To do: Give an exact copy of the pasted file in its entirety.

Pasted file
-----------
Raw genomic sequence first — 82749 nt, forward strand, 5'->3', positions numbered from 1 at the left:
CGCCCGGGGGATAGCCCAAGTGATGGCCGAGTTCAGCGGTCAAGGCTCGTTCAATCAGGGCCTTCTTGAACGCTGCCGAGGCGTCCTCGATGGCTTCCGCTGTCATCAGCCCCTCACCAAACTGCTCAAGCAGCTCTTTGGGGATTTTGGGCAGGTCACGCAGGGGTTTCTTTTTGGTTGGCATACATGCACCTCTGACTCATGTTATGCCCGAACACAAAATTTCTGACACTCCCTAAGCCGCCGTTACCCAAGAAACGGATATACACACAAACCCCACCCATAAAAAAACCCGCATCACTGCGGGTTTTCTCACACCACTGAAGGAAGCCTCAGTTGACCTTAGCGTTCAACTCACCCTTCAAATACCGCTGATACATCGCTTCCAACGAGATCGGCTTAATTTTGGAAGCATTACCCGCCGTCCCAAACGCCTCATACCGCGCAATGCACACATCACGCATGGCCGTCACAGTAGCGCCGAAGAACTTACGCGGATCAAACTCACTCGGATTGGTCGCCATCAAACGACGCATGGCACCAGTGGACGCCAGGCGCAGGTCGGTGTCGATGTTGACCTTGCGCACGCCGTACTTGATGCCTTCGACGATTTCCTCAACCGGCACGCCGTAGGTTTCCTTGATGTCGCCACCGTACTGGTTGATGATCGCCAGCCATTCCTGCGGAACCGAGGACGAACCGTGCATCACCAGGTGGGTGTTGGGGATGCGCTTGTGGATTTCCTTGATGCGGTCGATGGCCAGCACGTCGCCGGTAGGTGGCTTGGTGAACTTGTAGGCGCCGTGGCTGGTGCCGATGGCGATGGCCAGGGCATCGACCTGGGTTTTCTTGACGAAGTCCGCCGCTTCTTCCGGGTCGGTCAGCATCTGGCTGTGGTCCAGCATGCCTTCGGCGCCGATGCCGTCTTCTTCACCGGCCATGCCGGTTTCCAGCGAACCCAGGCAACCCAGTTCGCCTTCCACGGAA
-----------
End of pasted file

Raw genomic sequence first — 82749 nt, forward strand, 5'->3', positions numbered from 1 at the left:
CGCCCGGGGGATAGCCCAAGTGATGGCCGAGTTCAGCGGTCAAGGCTCGTTCAATCAGGGCCTTCTTGAACGCTGCCGAGGCGTCCTCGATGGCTTCCGCTGTCATCAGCCCCTCACCAAACTGCTCAAGCAGCTCTTTGGGGATTTTGGGCAGGTCACGCAGGGGTTTCTTTTTGGTTGGCATACATGCACCTCTGACTCATGTTATGCCCGAACACAAAATTTCTGACACTCCCTAAGCCGCCGTTACCCAAGAAACGGATATACACACAAACCCCACCCATAAAAAAACCCGCATCACTGCGGGTTTTCTCACACCACTGAAGGAAGCCTCAGTTGACCTTAGCGTTCAACTCACCCTTCAAATACCGCTGATACATCGCTTCCAACGAGATCGGCTTAATTTTGGAAGCATTACCCGCCGTCCCAAACGCCTCATACCGCGCAATGCACACATCACGCATGGCCGTCACAGTAGCGCCGAAGAACTTACGCGGATCAAACTCACTCGGATTGGTCGCCATCAAACGACGCATGGCACCAGTGGACGCCAGGCGCAGGTCGGTGTCGATGTTGACCTTGCGCACGCCGTACTTGATGCCTTCGACGATTTCCTCAACCGGCACGCCGTAGGTTTCCTTGATGTCGCCACCGTACTGGTTGATGATCGCCAGCCATTCCTGCGGAACCGAGGACGAACCGTGCATCACCAGGTGGGTGTTGGGGATGCGCTTGTGGATTTCCTTGATGCGGTCGATGGCCAGCACGTCGCCGGTAGGTGGCTTGGTGAACTTGTAGGCGCCGTGGCTGGTGCCGATGGCGATGGCCAGGGCATCGACCTGGGTTTTCTTGACGAAGTCCGCCGCTTCTTCCGGGTCGGTCAGCATCTGGCTGTGGTCCAGCATGCCTTCGGCGCCGATGCCGTCTTCTTCACCGGCCATGCCGGTTTCCAGCGAACCCAGGCAACCCAGTTCGCCTTCCACGGAA